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Understanding smart cities as a glocal strategy: A comparison between Italy and China

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  • Dameri, Renata Paola
  • Benevolo, Clara
  • Veglianti, Eleonora
  • Li, Yaya

Abstract

Smart city can be seen as a glocal phenomenon, as it is characterised by both global and local aspects. Smart cities are a global phenomenon because they spread all over the world and emerge with similar features and interdependencies at the global level. In the meantime, smart cities are a local phenomenon, because each city is unique, has different problems and should address them with specific solutions. The aim of this work is to better understand smart cities as a glocal phenomenon, considering their universal features together with the local aspects influencing their implementation. Through a research based on a Qualitative Data Analysis, the present work suggests a novel way to examine the smart city, to support a better understanding of this glocal trend promising enormous benefits for citizens and growing revenues in all five continents, but not equally distributed. In particular, the paper analyses and compares Italy and China to verify that smart city is a glocal urban strategy, depending both from global, standard drivers and local contingencies. The methodology and results can be generalised to other cities and countries.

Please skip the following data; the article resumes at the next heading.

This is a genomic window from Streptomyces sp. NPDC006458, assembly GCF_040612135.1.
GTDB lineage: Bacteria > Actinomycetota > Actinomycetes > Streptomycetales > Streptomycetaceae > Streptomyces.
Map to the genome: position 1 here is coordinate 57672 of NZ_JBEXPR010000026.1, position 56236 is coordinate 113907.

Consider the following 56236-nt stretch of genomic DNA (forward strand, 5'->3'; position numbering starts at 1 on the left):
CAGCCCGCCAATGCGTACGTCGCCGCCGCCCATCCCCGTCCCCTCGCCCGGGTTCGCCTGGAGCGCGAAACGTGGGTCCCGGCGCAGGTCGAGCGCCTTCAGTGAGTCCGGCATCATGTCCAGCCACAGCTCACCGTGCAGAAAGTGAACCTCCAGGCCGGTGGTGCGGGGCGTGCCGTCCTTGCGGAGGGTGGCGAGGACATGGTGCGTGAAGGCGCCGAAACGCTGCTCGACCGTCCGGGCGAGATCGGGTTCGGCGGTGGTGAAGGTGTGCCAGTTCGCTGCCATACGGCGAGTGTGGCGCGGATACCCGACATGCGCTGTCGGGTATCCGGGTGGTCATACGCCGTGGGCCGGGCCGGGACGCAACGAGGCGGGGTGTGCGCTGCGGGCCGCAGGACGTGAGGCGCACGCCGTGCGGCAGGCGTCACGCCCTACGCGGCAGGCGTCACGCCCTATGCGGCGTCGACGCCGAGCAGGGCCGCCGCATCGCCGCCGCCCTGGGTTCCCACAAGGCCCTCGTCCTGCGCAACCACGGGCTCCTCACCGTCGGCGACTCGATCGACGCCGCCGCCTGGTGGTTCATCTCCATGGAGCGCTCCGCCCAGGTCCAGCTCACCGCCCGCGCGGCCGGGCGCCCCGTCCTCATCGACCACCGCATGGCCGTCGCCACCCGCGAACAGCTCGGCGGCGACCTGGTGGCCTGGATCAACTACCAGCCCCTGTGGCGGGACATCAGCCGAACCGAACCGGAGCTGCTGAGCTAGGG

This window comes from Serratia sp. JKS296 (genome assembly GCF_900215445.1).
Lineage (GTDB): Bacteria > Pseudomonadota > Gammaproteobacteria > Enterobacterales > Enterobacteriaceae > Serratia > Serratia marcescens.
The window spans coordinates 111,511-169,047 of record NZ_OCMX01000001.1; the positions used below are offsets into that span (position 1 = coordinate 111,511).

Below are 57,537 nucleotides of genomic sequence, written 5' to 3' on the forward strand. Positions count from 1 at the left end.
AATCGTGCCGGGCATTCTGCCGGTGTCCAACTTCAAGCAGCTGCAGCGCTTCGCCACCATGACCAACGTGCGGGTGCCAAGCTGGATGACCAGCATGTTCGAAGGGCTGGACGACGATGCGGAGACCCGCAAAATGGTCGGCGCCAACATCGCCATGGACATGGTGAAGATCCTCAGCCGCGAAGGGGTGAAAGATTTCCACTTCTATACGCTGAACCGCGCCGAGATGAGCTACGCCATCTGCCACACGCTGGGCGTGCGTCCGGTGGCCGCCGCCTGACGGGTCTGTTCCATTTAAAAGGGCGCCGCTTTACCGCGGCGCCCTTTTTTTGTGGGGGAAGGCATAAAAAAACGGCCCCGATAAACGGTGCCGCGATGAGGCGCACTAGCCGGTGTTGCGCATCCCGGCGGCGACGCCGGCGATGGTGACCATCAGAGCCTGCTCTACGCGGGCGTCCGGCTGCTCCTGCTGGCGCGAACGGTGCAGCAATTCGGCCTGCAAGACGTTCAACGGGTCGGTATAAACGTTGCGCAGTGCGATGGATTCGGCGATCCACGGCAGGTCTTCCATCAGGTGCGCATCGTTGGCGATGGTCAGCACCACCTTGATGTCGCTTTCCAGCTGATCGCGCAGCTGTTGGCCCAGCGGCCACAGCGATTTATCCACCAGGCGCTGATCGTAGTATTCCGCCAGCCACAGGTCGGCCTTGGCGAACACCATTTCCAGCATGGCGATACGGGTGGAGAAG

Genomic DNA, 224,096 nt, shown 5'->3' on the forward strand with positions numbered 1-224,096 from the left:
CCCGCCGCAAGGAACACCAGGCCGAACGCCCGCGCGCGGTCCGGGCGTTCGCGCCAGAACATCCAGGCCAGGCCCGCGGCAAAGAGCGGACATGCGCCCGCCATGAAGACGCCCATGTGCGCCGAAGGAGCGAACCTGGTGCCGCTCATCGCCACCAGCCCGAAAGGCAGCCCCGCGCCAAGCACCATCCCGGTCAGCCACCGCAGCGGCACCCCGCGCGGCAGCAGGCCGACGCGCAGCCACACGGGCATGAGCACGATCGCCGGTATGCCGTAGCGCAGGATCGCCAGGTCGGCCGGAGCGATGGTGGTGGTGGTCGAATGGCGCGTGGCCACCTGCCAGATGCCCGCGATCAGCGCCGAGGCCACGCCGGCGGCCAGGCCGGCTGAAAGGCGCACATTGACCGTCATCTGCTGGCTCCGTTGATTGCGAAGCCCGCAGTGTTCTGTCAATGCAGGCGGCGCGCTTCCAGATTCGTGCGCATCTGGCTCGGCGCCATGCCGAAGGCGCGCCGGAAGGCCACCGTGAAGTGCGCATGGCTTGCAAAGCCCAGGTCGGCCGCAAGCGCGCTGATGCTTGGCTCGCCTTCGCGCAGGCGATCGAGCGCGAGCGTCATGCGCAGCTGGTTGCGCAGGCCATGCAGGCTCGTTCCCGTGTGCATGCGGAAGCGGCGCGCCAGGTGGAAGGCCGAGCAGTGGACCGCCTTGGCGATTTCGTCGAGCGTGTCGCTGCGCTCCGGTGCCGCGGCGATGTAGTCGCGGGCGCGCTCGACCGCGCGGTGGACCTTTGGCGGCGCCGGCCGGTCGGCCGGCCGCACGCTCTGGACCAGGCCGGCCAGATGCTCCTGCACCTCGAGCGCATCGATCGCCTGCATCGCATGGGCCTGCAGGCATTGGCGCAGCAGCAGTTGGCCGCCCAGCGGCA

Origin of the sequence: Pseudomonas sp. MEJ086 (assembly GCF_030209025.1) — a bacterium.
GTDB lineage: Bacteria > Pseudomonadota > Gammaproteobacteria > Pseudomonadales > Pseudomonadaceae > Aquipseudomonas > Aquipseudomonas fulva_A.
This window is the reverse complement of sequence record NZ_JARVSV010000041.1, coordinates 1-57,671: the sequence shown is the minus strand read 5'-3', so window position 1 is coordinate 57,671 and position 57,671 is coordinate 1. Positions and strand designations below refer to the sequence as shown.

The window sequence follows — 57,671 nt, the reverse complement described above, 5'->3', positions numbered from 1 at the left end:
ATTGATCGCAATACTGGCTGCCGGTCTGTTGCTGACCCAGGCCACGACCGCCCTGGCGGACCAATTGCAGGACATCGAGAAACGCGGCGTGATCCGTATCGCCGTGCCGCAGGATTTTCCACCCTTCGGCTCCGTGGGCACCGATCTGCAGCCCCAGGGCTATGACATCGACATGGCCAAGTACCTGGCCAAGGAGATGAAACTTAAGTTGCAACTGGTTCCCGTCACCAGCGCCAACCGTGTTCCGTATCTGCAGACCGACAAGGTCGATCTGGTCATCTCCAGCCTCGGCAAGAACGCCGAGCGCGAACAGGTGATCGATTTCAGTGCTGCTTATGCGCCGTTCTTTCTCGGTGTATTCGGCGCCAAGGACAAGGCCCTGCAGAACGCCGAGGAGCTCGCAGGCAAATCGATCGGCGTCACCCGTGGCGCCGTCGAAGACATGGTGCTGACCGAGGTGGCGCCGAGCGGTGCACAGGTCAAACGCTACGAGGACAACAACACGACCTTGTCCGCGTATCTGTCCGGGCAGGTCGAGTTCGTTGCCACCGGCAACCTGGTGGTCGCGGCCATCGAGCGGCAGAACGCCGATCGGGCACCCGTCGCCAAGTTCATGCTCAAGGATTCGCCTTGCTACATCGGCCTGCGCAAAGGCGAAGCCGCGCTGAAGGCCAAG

Suggested Citation

  • Dameri, Renata Paola & Benevolo, Clara & Veglianti, Eleonora & Li, Yaya, 2019. "Understanding smart cities as a glocal strategy: A comparison between Italy and China," Technological Forecasting and Social Change, Elsevier, vol. 142(C), pages 26-41.
  • Handle: RePEc:eee:tefoso:v:142:y:2019:i:c:p:26-41
    DOI: 10.1016/j.techfore.2018.07.025
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    References listed on IDEAS

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    Cited by:

    1. Caprotti, Federico & Liu, Dong, 2020. "Emerging platform urbanism in China: Reconfigurations of data, citizenship and materialities," Technological Forecasting and Social Change, Elsevier, vol. 151(C).
    2. Shadi Shayan & Ki Pyung Kim & Tony Ma & Tan Hai Dang Nguyen, 2020. "The First Two Decades of Smart City Research from a Risk Perspective," Sustainability, MDPI, Open Access Journal, vol. 12(21), pages 1-20, November.
    3. Katharina Lange & Jörg Knieling, 2020. "EU Smart City Lighthouse Projects between Top-Down Strategies and Local Legitimation: The Case of Hamburg," Urban Planning, Cogitatio Press, vol. 5(1), pages 107-115.

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